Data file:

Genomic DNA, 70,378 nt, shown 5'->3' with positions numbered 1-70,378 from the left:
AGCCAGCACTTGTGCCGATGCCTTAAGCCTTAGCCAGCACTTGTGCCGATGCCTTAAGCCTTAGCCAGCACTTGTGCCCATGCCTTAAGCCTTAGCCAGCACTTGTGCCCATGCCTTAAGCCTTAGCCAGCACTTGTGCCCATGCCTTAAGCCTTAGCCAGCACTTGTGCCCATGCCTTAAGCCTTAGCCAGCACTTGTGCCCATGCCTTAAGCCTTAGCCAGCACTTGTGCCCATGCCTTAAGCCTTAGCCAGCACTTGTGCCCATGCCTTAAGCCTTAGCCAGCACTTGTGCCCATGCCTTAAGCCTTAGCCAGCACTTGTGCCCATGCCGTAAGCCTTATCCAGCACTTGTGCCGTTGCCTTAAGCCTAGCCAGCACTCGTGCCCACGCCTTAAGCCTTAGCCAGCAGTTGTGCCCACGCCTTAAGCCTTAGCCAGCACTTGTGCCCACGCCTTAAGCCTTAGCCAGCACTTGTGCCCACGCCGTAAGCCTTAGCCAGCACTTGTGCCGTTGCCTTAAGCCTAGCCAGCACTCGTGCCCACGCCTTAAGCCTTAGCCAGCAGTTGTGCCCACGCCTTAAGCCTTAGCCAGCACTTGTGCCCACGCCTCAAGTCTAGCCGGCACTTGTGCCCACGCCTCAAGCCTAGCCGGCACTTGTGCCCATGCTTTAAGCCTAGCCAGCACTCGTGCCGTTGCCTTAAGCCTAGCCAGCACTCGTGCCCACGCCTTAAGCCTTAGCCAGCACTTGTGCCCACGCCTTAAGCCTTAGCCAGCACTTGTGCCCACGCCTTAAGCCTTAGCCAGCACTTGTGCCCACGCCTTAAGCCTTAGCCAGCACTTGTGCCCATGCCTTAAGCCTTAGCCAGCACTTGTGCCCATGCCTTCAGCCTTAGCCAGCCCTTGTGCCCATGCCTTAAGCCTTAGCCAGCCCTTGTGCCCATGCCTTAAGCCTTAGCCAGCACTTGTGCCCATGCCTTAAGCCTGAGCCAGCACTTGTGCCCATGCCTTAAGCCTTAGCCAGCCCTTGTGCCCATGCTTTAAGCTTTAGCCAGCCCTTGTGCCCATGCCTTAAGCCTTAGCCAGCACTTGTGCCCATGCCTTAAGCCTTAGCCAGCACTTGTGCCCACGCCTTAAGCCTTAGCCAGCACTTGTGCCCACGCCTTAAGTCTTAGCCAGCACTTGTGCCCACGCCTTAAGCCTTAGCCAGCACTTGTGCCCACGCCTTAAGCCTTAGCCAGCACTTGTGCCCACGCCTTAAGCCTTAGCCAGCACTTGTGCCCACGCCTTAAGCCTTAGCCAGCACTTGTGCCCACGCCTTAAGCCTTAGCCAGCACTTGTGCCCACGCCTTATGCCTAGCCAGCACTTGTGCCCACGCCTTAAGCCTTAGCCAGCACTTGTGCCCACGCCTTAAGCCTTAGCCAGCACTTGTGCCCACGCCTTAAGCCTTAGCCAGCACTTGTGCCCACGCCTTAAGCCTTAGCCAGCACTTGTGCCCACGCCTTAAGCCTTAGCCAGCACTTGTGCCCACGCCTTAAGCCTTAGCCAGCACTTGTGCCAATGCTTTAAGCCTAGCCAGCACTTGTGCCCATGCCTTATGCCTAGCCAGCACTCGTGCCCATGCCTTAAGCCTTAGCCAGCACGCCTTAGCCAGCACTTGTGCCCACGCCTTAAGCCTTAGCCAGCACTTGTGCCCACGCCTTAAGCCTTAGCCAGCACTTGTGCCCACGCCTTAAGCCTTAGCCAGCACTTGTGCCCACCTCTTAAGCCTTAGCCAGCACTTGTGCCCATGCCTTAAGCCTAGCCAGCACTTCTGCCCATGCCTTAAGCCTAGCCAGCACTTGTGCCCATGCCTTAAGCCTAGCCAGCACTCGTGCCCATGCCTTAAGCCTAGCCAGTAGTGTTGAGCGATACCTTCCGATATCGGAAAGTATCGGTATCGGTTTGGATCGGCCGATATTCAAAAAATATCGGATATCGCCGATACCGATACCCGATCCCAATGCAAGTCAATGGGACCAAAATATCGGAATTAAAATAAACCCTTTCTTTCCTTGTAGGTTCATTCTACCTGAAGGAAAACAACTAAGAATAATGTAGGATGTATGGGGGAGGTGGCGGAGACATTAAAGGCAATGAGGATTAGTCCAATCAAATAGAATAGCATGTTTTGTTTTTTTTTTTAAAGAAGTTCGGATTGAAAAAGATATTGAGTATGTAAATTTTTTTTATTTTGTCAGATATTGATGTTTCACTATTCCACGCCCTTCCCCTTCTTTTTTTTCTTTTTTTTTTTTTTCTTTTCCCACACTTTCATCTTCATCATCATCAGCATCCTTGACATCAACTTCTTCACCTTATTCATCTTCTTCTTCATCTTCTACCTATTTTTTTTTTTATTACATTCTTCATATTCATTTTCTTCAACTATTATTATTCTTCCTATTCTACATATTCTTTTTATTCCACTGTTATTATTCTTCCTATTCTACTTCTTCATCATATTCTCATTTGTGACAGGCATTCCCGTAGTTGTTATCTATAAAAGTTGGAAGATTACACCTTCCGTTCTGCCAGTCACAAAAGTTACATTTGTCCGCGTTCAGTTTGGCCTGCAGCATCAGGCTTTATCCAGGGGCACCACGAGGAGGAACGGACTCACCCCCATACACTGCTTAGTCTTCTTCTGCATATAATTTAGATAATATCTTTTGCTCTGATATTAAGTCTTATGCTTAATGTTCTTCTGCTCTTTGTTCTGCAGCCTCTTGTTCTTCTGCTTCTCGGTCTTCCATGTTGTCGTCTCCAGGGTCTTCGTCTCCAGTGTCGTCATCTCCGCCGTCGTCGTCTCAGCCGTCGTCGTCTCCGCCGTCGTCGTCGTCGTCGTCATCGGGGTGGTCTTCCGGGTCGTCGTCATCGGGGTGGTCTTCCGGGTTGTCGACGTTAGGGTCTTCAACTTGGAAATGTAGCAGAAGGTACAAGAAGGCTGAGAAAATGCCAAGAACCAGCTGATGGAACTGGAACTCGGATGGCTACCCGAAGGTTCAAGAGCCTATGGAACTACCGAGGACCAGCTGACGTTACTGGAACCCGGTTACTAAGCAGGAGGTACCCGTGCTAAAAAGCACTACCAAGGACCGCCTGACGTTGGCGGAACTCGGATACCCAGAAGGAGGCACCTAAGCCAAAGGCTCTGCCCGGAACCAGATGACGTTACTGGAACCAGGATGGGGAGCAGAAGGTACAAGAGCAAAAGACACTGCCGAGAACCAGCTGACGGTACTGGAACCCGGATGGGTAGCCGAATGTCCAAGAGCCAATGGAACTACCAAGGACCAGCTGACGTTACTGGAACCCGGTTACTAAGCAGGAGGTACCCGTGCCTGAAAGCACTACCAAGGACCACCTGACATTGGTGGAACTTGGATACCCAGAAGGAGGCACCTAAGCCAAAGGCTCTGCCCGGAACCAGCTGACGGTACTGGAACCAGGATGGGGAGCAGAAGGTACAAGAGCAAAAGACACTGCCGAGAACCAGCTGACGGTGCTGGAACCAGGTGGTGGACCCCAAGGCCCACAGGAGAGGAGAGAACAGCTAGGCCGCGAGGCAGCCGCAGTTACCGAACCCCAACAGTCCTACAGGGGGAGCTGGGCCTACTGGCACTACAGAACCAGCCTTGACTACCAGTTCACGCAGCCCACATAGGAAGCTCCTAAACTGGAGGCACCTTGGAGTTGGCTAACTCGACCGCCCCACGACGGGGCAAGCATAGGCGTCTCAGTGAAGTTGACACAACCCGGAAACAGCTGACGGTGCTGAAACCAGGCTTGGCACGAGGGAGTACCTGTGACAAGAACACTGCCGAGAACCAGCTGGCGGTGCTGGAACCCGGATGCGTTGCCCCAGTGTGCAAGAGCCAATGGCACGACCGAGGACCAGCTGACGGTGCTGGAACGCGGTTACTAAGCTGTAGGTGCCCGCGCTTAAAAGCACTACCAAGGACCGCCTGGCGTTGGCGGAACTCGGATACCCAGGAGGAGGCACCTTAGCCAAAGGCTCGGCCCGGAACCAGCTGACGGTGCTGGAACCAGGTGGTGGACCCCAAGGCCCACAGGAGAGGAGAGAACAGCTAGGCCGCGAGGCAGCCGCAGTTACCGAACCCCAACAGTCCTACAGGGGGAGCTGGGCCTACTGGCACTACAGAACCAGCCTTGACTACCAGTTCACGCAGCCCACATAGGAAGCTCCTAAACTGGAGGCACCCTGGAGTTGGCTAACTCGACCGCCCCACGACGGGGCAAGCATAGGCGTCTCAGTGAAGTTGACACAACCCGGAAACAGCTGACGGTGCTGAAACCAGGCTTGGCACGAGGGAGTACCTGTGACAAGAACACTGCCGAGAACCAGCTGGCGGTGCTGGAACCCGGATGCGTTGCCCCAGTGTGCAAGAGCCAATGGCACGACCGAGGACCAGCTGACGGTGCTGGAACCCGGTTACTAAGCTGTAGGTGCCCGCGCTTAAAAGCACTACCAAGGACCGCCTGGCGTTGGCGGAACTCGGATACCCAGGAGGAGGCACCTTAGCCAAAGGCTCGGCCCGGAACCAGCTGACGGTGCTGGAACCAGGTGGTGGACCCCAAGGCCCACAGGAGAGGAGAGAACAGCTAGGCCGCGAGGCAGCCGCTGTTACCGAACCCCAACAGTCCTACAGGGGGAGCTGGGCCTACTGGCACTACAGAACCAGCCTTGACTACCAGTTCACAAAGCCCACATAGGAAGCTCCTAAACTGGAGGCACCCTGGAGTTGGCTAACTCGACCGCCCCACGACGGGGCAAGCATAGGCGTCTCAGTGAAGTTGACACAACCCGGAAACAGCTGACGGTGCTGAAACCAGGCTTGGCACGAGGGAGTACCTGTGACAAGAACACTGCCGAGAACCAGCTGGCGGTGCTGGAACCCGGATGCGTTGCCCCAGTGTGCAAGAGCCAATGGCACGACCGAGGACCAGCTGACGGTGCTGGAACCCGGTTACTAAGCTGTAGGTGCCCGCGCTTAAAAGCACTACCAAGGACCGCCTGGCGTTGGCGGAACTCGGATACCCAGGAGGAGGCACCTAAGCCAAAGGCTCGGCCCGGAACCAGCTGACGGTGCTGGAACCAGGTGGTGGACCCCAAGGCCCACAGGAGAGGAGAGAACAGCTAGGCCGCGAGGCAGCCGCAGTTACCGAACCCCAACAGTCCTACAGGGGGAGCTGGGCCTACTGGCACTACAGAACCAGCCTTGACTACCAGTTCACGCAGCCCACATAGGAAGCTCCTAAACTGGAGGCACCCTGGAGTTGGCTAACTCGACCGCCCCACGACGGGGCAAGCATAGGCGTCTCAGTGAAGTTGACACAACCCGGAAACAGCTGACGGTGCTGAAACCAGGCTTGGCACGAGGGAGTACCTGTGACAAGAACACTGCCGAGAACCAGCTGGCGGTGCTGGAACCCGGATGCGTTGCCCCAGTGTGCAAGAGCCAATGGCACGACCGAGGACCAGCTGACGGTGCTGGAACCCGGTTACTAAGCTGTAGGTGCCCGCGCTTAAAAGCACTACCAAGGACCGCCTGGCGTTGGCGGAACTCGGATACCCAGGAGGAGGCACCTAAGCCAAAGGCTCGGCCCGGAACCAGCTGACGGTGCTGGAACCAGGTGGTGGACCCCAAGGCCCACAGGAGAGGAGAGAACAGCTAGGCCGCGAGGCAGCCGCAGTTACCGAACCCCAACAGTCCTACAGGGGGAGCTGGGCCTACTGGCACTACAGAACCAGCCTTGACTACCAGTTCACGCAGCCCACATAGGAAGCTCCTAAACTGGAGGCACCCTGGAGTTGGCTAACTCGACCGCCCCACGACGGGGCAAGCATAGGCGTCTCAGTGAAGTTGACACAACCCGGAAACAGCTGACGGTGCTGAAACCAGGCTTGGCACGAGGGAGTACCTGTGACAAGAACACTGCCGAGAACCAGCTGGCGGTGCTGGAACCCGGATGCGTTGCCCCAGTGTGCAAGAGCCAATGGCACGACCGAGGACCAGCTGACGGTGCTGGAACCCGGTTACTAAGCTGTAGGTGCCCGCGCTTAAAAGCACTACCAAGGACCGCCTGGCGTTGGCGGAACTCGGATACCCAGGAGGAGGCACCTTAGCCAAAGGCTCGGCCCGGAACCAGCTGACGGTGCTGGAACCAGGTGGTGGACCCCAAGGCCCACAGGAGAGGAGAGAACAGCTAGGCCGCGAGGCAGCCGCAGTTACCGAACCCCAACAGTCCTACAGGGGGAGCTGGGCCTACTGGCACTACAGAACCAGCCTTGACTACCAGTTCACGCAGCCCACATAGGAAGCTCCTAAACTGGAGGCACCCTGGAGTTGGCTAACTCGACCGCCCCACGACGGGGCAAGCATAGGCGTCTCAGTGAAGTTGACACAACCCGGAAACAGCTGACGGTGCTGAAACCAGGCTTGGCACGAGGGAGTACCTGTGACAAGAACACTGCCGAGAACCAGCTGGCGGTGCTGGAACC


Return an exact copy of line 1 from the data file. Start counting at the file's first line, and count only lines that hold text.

Genomic DNA, 70,378 nt, shown 5'->3' with positions numbered 1-70,378 from the left: